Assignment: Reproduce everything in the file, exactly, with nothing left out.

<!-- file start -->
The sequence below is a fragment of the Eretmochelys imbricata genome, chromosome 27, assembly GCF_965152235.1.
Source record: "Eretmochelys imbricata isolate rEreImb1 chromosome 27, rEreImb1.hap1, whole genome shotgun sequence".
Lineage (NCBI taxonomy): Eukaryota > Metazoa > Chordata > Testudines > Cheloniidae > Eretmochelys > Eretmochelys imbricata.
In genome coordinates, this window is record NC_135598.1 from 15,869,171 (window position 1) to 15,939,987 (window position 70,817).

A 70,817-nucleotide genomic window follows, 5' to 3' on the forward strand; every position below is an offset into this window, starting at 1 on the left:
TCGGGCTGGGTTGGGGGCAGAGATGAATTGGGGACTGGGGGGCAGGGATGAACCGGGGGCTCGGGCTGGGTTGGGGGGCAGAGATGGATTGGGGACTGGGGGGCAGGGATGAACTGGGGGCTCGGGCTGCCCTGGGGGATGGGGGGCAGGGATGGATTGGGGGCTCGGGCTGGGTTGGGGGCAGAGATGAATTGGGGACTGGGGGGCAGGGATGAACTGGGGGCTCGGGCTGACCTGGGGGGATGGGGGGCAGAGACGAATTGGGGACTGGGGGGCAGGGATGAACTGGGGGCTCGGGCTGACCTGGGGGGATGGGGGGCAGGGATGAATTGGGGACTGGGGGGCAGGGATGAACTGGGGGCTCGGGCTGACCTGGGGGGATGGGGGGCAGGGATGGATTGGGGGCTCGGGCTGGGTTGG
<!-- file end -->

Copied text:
The sequence below is a fragment of the Eretmochelys imbricata genome, chromosome 27, assembly GCF_965152235.1.
Source record: "Eretmochelys imbricata isolate rEreImb1 chromosome 27, rEreImb1.hap1, whole genome shotgun sequence".
Lineage (NCBI taxonomy): Eukaryota > Metazoa > Chordata > Testudines > Cheloniidae > Eretmochelys > Eretmochelys imbricata.
In genome coordinates, this window is record NC_135598.1 from 15,869,171 (window position 1) to 15,939,987 (window position 70,817).

A 70,817-nucleotide genomic window follows, 5' to 3' on the forward strand; every position below is an offset into this window, starting at 1 on the left:
TCGGGCTGGGTTGGGGGCAGAGATGAATTGGGGACTGGGGGGCAGGGATGAACCGGGGGCTCGGGCTGGGTTGGGGGGCAGAGATGGATTGGGGACTGGGGGGCAGGGATGAACTGGGGGCTCGGGCTGCCCTGGGGGATGGGGGGCAGGGATGGATTGGGGGCTCGGGCTGGGTTGGGGGCAGAGATGAATTGGGGACTGGGGGGCAGGGATGAACTGGGGGCTCGGGCTGACCTGGGGGGATGGGGGGCAGAGACGAATTGGGGACTGGGGGGCAGGGATGAACTGGGGGCTCGGGCTGACCTGGGGGGATGGGGGGCAGGGATGAATTGGGGACTGGGGGGCAGGGATGAACTGGGGGCTCGGGCTGACCTGGGGGGATGGGGGGCAGGGATGGATTGGGGGCTCGGGCTGGGTTGG